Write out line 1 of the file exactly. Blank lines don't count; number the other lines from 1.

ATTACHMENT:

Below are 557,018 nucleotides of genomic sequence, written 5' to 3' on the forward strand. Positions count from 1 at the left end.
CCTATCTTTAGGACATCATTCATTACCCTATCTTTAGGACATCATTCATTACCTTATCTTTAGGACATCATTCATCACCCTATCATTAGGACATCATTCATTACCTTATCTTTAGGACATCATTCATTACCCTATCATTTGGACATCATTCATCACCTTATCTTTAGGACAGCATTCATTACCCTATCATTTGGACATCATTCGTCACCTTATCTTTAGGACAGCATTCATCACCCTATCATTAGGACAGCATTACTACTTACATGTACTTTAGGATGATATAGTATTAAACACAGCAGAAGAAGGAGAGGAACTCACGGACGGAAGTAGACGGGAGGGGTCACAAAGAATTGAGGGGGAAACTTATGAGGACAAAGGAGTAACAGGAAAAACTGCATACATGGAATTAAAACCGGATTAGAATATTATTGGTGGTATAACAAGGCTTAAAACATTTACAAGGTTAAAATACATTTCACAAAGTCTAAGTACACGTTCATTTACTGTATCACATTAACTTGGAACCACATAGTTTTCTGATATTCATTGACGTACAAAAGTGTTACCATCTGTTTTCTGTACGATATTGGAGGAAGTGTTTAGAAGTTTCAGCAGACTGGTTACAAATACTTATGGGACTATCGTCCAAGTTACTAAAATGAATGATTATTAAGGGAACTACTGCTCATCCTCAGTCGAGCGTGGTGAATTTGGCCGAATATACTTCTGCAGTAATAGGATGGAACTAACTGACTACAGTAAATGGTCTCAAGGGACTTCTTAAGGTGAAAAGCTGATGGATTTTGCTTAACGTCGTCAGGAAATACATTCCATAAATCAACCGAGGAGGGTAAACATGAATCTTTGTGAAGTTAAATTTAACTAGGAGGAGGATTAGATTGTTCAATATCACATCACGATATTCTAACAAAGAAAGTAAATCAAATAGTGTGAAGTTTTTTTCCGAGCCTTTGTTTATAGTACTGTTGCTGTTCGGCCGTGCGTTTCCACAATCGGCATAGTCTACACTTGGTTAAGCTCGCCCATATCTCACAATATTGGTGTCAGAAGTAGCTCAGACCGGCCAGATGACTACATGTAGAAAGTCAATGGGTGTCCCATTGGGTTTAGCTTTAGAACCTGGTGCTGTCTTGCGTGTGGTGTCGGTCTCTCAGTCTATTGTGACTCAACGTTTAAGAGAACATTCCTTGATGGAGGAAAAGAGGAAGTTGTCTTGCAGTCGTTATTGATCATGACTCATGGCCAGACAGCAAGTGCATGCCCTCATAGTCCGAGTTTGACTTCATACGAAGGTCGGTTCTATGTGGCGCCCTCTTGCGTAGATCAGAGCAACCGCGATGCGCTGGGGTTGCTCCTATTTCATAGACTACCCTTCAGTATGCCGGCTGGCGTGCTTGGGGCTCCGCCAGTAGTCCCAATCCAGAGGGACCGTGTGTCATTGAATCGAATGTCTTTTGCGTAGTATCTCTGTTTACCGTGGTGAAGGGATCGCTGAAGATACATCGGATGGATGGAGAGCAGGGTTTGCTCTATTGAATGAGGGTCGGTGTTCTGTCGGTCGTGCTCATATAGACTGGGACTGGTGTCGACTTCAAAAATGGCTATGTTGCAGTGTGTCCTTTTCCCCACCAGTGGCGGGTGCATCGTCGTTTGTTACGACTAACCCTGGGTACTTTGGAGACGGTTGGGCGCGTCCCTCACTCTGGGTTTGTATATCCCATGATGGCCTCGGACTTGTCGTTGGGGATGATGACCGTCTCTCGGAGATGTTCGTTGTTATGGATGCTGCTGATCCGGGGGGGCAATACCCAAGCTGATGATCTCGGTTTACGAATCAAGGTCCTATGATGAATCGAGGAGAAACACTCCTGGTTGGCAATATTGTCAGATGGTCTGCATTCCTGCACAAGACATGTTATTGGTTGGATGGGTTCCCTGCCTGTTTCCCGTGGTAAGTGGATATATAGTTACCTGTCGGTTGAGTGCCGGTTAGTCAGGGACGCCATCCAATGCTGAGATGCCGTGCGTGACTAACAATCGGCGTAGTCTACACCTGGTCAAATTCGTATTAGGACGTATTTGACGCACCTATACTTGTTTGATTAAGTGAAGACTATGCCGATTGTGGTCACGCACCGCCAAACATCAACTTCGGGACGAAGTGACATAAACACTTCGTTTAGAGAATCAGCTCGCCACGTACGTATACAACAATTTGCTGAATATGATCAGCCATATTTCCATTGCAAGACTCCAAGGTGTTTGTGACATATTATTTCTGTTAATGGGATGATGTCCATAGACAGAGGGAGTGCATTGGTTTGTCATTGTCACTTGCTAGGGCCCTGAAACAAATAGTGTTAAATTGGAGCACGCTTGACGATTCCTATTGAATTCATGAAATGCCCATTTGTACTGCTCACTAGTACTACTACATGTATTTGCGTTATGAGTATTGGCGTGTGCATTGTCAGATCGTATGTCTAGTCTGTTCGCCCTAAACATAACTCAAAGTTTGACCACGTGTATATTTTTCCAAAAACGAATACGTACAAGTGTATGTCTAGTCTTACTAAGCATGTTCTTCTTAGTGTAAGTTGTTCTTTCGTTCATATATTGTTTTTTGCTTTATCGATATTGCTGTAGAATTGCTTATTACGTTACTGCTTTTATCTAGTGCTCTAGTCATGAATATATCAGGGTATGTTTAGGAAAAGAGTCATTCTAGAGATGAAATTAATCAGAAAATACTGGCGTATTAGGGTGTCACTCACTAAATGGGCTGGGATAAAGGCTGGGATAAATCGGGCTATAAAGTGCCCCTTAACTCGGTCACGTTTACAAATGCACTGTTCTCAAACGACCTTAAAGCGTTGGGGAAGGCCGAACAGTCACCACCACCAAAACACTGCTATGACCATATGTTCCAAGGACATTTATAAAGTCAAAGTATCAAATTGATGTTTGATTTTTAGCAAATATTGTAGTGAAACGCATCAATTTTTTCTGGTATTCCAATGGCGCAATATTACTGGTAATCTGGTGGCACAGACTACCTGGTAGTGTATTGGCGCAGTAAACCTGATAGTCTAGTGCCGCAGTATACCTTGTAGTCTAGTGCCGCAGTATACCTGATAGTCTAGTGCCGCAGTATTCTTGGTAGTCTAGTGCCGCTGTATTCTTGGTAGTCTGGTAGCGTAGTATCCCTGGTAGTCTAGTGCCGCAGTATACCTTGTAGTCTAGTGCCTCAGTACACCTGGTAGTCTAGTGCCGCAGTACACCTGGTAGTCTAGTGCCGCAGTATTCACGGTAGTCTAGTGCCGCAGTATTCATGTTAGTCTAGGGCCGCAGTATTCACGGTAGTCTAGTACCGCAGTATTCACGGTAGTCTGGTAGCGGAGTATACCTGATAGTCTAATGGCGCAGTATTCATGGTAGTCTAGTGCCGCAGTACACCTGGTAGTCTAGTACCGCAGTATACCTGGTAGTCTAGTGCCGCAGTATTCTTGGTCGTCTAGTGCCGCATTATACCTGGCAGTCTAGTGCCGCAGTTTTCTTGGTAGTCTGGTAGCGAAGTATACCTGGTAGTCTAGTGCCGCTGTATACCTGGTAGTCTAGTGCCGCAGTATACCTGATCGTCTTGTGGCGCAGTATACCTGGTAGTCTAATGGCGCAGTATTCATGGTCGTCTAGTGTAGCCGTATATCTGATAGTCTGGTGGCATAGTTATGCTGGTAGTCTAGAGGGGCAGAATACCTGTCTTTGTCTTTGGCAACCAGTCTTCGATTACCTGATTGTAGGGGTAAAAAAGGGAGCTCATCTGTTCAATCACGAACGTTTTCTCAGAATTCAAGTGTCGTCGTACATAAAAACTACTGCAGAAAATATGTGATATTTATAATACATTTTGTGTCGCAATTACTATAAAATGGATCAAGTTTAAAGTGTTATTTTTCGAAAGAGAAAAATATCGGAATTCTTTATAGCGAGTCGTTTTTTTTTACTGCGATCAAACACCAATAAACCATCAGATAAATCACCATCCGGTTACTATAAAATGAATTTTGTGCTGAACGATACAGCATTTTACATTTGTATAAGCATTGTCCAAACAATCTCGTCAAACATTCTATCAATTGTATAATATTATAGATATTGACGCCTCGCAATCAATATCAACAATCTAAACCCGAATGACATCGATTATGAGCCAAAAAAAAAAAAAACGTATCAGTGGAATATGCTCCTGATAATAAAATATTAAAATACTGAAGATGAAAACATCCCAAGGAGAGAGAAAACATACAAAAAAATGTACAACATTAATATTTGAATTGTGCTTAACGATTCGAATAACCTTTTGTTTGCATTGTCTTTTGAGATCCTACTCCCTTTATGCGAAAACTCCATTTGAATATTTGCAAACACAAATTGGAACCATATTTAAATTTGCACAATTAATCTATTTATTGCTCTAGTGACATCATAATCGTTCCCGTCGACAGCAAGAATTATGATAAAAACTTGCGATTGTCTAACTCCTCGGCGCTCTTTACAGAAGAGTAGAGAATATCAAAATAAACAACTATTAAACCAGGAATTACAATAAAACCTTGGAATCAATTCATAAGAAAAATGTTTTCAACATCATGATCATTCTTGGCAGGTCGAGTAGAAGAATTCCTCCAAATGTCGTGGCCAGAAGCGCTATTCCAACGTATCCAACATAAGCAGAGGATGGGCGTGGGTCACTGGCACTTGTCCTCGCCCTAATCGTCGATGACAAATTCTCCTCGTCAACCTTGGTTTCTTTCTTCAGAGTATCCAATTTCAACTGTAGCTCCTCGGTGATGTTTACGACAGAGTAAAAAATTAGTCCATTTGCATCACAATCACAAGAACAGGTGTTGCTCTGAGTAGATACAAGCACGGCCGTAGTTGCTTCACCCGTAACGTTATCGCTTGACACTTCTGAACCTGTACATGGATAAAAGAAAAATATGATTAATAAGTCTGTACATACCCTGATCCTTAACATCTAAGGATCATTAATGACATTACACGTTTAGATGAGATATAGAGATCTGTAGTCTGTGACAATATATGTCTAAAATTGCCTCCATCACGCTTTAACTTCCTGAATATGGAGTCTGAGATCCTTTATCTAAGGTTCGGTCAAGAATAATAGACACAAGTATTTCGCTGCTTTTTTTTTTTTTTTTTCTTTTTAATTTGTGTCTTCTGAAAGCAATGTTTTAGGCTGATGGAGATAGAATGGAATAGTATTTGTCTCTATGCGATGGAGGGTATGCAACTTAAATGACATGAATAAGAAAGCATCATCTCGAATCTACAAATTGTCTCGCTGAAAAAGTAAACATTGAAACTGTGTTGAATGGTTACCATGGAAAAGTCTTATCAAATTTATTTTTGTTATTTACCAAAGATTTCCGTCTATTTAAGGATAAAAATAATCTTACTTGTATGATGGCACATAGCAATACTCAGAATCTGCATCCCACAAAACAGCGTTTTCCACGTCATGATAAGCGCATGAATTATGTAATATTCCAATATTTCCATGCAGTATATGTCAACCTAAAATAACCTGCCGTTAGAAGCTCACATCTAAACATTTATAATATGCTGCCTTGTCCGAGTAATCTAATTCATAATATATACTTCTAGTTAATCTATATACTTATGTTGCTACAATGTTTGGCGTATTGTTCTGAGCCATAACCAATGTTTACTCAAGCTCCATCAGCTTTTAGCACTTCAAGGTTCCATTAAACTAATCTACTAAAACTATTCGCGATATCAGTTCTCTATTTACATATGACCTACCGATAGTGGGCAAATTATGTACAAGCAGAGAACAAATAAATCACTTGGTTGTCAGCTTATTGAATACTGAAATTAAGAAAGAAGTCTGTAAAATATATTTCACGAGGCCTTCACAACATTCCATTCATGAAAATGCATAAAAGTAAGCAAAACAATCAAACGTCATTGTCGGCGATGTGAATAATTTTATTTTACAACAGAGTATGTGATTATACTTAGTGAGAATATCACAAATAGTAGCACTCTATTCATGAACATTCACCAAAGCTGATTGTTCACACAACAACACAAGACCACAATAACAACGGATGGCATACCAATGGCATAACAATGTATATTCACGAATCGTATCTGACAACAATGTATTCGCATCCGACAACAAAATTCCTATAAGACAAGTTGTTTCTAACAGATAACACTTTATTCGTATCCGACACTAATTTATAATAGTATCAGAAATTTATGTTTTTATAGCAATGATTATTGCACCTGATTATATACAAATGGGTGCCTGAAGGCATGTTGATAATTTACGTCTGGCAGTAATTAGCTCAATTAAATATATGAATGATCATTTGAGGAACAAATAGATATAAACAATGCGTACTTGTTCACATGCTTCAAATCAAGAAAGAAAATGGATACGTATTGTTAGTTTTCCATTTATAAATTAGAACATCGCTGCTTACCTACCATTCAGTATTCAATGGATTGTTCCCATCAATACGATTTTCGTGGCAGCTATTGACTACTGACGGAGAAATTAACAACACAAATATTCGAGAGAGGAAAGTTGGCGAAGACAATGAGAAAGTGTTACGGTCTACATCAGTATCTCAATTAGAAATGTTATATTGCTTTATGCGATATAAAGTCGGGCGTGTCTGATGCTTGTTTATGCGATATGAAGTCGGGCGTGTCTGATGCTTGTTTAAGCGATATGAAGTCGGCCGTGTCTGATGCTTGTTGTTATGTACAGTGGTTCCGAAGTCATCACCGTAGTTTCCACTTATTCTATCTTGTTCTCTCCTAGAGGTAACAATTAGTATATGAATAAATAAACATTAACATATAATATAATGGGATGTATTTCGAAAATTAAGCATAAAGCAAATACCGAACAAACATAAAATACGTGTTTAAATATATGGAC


Below are 557,018 nucleotides of genomic sequence, written 5' to 3' on the forward strand. Positions count from 1 at the left end.